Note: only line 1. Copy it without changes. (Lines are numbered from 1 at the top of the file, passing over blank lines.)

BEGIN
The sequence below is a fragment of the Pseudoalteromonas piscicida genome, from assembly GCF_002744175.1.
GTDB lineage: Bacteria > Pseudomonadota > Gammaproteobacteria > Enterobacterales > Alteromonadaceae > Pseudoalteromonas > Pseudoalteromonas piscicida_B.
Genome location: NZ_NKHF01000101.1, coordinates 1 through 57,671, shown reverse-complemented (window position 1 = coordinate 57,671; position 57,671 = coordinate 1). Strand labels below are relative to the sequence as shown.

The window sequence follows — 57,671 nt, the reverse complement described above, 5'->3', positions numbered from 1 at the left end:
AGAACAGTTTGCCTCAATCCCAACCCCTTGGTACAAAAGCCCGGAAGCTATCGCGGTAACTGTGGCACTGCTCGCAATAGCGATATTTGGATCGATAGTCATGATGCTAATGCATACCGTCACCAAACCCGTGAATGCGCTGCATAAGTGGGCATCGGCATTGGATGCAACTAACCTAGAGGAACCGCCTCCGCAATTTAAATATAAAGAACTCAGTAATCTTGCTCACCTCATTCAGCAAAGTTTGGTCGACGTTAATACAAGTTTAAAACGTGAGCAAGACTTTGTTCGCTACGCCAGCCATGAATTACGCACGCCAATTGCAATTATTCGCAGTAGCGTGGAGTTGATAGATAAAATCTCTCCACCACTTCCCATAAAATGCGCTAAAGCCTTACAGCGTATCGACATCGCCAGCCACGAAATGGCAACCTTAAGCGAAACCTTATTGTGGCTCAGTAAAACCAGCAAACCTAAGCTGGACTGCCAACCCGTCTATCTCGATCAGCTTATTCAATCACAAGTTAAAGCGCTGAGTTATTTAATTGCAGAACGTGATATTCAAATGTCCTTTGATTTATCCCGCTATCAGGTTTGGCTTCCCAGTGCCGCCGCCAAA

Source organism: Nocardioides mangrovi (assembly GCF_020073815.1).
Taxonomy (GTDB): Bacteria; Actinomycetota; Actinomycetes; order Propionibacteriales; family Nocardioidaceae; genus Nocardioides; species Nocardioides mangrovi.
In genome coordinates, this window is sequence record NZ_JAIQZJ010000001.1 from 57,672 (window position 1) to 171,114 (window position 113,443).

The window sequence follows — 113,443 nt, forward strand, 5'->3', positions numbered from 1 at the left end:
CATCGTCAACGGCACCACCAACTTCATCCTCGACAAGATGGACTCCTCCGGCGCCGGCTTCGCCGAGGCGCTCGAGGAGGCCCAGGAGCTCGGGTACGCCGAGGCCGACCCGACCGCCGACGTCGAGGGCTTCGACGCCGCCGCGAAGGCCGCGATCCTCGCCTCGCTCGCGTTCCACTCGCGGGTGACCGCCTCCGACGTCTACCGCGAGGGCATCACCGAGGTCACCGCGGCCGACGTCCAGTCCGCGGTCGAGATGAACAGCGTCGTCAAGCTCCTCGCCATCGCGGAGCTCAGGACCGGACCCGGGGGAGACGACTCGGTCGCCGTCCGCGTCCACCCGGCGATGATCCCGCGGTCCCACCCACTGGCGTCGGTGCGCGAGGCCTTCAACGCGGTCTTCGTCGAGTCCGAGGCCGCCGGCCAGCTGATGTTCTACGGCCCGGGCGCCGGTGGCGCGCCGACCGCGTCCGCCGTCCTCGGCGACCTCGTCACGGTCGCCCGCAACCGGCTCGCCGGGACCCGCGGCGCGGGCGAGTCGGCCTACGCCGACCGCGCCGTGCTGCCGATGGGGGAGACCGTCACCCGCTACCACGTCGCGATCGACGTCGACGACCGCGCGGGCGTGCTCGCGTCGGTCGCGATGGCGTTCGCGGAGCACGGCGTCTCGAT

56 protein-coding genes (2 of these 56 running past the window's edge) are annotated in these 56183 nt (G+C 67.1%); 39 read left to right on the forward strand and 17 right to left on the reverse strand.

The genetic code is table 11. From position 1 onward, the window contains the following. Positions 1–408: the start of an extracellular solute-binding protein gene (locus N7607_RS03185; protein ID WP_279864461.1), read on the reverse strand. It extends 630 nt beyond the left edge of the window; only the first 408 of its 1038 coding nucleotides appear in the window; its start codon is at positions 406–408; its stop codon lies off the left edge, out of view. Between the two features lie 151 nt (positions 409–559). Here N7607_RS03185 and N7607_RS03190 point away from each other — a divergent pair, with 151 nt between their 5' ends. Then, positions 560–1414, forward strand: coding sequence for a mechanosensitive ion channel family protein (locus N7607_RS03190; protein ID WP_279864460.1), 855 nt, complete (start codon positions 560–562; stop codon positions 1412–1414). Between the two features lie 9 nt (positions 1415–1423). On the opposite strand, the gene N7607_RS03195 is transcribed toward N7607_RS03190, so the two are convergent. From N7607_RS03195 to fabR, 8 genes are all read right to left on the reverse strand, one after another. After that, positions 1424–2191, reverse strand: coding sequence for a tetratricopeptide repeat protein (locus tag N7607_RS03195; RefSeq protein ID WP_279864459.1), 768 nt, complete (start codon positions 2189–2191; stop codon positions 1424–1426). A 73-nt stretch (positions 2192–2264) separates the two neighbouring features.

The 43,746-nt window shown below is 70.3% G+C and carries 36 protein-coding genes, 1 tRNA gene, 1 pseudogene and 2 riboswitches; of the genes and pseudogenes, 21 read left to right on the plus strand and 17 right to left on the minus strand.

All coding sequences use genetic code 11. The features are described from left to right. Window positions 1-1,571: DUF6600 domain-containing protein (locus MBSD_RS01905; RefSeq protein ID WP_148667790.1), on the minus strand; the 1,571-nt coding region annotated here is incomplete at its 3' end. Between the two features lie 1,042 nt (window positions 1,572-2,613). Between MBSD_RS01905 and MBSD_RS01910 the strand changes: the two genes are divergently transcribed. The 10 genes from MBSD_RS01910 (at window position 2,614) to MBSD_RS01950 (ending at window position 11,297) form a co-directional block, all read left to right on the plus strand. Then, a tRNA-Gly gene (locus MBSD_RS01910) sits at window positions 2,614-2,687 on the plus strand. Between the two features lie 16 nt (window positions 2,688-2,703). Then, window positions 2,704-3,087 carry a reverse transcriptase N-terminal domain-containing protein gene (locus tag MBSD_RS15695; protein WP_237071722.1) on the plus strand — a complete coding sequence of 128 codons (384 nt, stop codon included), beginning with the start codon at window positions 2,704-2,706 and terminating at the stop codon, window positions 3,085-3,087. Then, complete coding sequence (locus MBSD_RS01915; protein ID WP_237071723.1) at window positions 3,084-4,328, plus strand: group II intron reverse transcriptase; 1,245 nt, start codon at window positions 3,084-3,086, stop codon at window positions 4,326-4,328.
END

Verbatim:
The sequence below is a fragment of the Pseudoalteromonas piscicida genome, from assembly GCF_002744175.1.